The homes are already under construction. They are part of Serenity, a drug-and-alcohol rehab program.
"We actually moved up the mountain because we didn't want to be around all of this stuff all of the time," said resident Tammy Bayer.
Bayer said she's concerned about what a sober-living program is going to mean for the community.
"In reality, it isn't always sober living. There are calls that come in for who are under the influence, detoxing, drug sales, assaults, all sorts of things are happening," she said.
Not only is the facility being built right next to residential homes, it is also right around the corner from Rim of the World High School.
But this is all legal. According to state law, as long as each home has only six residents in it, the program doesn't have to be licensed by the state.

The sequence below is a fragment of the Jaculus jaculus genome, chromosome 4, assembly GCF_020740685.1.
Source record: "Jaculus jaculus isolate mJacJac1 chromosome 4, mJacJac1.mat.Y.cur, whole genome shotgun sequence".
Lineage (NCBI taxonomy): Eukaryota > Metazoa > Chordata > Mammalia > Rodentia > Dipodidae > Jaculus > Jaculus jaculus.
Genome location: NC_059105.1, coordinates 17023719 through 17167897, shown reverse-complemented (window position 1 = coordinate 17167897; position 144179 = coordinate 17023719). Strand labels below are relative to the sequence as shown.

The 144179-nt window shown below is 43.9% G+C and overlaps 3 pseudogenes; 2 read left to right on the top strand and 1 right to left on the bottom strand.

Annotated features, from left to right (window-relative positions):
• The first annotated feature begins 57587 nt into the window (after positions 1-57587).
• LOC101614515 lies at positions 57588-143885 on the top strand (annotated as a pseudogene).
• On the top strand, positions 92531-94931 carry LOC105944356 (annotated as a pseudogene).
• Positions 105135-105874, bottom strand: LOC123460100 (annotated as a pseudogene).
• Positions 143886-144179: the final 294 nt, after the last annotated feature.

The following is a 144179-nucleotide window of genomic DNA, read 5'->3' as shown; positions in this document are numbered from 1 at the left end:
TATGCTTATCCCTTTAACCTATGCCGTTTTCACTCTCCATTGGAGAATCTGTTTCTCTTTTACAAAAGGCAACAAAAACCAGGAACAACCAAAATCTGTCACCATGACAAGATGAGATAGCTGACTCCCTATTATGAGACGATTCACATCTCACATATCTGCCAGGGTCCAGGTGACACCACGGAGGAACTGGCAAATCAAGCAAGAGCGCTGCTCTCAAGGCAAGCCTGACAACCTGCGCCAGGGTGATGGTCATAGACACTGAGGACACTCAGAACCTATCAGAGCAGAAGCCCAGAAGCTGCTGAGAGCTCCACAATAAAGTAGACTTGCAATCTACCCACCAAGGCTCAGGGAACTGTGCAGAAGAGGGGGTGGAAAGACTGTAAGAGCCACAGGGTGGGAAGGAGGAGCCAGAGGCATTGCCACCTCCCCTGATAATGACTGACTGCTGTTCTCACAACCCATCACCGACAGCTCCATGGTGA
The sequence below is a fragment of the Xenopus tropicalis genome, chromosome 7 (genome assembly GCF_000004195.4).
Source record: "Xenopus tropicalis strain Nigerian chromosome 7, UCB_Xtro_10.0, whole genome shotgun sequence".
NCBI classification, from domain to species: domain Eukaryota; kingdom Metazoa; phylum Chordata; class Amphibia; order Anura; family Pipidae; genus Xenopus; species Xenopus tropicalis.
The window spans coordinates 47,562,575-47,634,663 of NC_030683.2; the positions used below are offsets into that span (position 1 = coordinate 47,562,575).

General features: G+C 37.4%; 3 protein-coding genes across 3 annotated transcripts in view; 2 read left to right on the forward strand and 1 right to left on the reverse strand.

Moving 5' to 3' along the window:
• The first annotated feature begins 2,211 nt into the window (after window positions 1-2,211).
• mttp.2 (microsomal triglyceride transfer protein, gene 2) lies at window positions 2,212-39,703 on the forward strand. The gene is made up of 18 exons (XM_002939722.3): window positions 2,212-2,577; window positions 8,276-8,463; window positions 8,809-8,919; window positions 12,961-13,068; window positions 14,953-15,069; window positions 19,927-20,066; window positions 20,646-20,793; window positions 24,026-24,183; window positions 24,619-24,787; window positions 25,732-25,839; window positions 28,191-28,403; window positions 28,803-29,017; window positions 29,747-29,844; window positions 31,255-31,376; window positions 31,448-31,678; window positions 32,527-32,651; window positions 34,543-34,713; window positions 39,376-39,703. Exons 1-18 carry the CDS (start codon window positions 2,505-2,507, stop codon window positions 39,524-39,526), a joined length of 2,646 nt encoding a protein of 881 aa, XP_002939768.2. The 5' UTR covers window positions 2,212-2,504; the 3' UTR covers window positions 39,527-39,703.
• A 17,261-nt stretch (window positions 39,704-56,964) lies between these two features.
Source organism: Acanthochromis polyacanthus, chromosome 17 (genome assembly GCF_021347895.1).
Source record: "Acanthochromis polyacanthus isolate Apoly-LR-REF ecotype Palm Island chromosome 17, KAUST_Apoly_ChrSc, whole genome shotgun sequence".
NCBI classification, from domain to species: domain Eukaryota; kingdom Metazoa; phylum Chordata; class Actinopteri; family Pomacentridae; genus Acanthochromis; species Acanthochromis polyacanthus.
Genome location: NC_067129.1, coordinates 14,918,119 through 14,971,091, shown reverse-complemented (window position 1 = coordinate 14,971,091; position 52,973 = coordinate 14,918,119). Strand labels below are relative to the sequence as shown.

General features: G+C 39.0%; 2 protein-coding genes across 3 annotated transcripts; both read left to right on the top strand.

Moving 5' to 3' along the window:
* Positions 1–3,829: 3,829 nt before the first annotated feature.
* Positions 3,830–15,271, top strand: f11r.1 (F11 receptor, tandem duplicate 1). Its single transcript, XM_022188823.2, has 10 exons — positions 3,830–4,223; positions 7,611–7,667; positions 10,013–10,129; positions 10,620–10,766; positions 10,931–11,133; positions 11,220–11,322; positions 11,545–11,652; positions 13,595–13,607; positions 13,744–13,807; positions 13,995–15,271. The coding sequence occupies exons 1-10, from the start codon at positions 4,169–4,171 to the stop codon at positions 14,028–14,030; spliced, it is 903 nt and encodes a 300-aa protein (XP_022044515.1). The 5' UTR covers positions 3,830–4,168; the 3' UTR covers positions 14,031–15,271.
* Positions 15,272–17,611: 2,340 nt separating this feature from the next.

"They know they can have six bed facilities and fly under the radar. They're promoting that, and they're doing it," said County Supervisor Janice Rutherford. "We, as the local elected officials and governing bodies, have no control over it. It's maddening."
There's no word yet on exactly how many six-person homes are planned up here, nor how soon they'll be opening.
"There's a bill right now ... that says you can't have a food truck within 1,500 feet of a school, but we can have this, even closer to our school, it's just really pathetic," Bayer said.
Eyewitness News has made numerous attempts to contact the project's developer. So far, he has not returned any calls.